MEDICAL PROFESSION: Public's well-being matters, too
THE death of Dr Danny Lee Chang Tat, as regrettable as it is, has brought about a typical knee-jerk reaction -- abrupt changes to a system without knowing its repercussions.
Dr Lee was found dead in the restroom of the paediatrics ward at Kajang Hospital by hospital staff on Wednesday morning.
Approximately five years ago, I started my housemanship in the country's busiest hospital, where I was on call at least twice a week, working 36-hour shifts. Every ward was manned by three to four house officers, two to three medical officers and one or two specialists.
One could only imagine the workload, but we all managed to complete our work. In those times, issues of irresponsibility were practically unheard of. It was rare for house officers back then to be extended in service.
I have to admit that those were probably the worst of working conditions; we were so tired that at times we fell asleep while writing summaries, and occasionally, many of us felt like throwing in the towel.
Fast forward to this year, house officers now are working in shifts, their numbers have exponentially increased along with salary scales, but it seems that things are turning for the worse.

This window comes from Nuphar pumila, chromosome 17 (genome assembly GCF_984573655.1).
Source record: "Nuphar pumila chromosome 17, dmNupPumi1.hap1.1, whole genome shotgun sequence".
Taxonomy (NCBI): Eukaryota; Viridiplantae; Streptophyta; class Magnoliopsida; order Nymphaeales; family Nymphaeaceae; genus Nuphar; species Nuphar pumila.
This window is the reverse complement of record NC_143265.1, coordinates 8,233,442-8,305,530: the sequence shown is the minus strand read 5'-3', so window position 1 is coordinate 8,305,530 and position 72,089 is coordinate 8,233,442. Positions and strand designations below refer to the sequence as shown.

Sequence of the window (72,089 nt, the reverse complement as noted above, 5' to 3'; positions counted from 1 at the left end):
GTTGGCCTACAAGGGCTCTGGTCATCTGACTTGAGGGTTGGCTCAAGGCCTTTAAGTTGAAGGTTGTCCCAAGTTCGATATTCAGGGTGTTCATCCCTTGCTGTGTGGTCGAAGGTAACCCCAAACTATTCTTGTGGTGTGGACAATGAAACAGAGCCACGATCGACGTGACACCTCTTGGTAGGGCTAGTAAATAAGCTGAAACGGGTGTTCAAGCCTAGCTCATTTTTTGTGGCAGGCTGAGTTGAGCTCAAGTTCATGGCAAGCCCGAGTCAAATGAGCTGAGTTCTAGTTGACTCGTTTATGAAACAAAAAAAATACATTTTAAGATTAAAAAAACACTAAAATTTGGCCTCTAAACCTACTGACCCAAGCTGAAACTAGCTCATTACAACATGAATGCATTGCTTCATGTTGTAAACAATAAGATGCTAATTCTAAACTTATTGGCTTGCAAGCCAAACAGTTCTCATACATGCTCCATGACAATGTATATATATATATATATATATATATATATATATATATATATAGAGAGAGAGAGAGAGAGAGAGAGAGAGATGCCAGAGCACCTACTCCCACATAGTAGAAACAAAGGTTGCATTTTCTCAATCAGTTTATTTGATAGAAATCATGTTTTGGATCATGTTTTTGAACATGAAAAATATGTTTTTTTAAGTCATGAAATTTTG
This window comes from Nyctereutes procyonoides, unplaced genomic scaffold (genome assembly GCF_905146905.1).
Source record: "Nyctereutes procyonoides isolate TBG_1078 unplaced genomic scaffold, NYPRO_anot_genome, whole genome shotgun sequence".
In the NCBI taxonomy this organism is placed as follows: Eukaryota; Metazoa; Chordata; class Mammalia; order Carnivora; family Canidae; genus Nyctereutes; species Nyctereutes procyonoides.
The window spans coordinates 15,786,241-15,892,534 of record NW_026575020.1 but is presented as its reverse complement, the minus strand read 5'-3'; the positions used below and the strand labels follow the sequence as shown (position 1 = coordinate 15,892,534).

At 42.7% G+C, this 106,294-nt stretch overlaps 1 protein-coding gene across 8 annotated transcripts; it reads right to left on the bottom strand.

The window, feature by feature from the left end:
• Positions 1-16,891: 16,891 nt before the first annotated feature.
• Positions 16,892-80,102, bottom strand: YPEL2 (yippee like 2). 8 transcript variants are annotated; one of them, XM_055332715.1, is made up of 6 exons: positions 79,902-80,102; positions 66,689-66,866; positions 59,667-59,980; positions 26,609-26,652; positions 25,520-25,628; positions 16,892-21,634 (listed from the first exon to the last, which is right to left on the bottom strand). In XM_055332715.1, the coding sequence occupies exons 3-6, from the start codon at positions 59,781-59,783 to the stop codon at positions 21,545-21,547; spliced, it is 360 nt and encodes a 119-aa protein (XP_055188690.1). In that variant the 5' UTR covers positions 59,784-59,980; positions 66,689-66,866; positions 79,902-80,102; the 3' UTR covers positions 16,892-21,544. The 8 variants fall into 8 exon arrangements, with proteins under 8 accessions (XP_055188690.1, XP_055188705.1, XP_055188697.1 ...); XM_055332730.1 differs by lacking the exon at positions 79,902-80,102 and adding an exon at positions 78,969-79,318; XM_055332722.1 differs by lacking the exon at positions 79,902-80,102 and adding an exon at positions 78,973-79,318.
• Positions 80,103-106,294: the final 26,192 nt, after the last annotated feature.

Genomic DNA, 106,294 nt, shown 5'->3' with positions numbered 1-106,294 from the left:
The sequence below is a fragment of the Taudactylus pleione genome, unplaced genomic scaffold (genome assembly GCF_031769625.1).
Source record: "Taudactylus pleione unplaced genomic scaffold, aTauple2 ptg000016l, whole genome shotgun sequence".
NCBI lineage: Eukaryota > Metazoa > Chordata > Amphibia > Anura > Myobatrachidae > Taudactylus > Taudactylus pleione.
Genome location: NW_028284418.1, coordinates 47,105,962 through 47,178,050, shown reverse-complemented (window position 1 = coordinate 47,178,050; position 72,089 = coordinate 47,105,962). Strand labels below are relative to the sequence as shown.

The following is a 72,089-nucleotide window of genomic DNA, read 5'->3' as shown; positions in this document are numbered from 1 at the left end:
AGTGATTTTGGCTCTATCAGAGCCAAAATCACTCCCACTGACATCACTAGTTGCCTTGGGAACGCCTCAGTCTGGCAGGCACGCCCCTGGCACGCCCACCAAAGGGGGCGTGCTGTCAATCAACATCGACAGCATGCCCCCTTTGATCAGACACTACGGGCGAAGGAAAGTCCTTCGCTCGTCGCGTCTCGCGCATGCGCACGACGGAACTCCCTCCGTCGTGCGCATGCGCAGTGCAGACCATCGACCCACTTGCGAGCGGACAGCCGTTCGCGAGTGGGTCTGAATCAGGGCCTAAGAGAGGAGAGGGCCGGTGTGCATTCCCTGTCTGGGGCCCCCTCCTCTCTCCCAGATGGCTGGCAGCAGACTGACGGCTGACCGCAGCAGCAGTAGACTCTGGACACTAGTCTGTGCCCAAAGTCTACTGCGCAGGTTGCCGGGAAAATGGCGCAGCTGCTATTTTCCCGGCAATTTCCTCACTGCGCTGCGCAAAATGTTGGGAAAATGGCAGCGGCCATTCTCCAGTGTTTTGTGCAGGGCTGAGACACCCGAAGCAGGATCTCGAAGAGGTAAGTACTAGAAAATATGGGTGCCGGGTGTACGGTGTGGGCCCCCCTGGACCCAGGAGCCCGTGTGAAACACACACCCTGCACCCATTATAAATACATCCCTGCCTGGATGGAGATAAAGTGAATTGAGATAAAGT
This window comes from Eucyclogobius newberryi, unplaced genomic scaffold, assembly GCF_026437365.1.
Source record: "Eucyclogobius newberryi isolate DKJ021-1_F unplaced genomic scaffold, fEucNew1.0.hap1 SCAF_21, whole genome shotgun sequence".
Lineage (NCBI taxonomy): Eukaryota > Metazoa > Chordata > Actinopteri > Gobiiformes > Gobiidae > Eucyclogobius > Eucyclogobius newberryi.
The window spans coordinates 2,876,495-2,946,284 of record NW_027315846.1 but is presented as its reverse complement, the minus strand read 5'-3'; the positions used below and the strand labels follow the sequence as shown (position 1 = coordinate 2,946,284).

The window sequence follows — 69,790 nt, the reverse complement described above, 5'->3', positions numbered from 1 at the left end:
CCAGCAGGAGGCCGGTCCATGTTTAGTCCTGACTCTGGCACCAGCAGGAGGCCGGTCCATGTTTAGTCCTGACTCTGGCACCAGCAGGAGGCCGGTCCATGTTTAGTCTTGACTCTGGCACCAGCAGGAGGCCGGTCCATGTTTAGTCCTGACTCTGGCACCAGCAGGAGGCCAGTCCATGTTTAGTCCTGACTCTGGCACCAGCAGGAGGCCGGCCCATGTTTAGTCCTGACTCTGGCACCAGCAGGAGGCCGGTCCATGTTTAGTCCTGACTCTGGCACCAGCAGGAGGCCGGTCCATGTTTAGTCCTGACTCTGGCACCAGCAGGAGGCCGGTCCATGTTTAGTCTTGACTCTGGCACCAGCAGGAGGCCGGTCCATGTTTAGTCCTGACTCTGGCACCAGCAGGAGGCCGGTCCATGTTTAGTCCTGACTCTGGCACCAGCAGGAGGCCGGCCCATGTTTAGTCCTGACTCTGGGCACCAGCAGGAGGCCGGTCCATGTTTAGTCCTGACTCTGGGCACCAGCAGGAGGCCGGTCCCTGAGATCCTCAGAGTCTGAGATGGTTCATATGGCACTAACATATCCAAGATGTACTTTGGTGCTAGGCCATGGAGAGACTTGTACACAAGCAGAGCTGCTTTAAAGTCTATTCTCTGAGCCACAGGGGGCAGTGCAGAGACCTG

With so much focus on the well- being of house officers, the ones who actually shoulder the heaviest of burdens and responsibilities -- the medical officers and specialists -- have been forgotten.
What many people fail to understand is that house officers will one day complete their internships and become medical officers. The latter still work 30- to 36-hour shifts, sometimes with on-calls every other day.
How can one expect a house officer from the current shift system to be able to function as a medical officer later on if he or she is pampered all the way?
The behaviour of some of the house officers is appalling, as many of us can attest to the horror stories we hear and personally experience, which I feel the public should know. For example, house officers who go missing during rounds, not clerking cases but are instead sound asleep, and the list is endless.
This is not helped by the fact that the moratorium regarding medical schools is only paying lip service, with some medical schools, both local and foreign, churning out graduates of dubious quality, made worse by the fact that some of them are only studying medicine due to parental pressure.
Some house officers are even unable to tell what normal blood pressure or fasting glucose is.
I am glad that the welfare of house officers has improved for the better over the past few years, but I strongly feel that the well-being of the public is sacrificed in the process.
As the saying goes, the strongest of steel is forged in the hottest fire. The best doctors are those who have undergone vigorous and proper training, and sometimes, training comes with long hours.
So, I hope the Health Ministry will not, in its efforts to improve the welfare of the house officers, sacrifice the safety and health of the public.
Please also look into the welfare of the medical officers and specialists. For the time being, none of my family members will be seen by anyone else other than those in my profession whom I truly trust to be competent.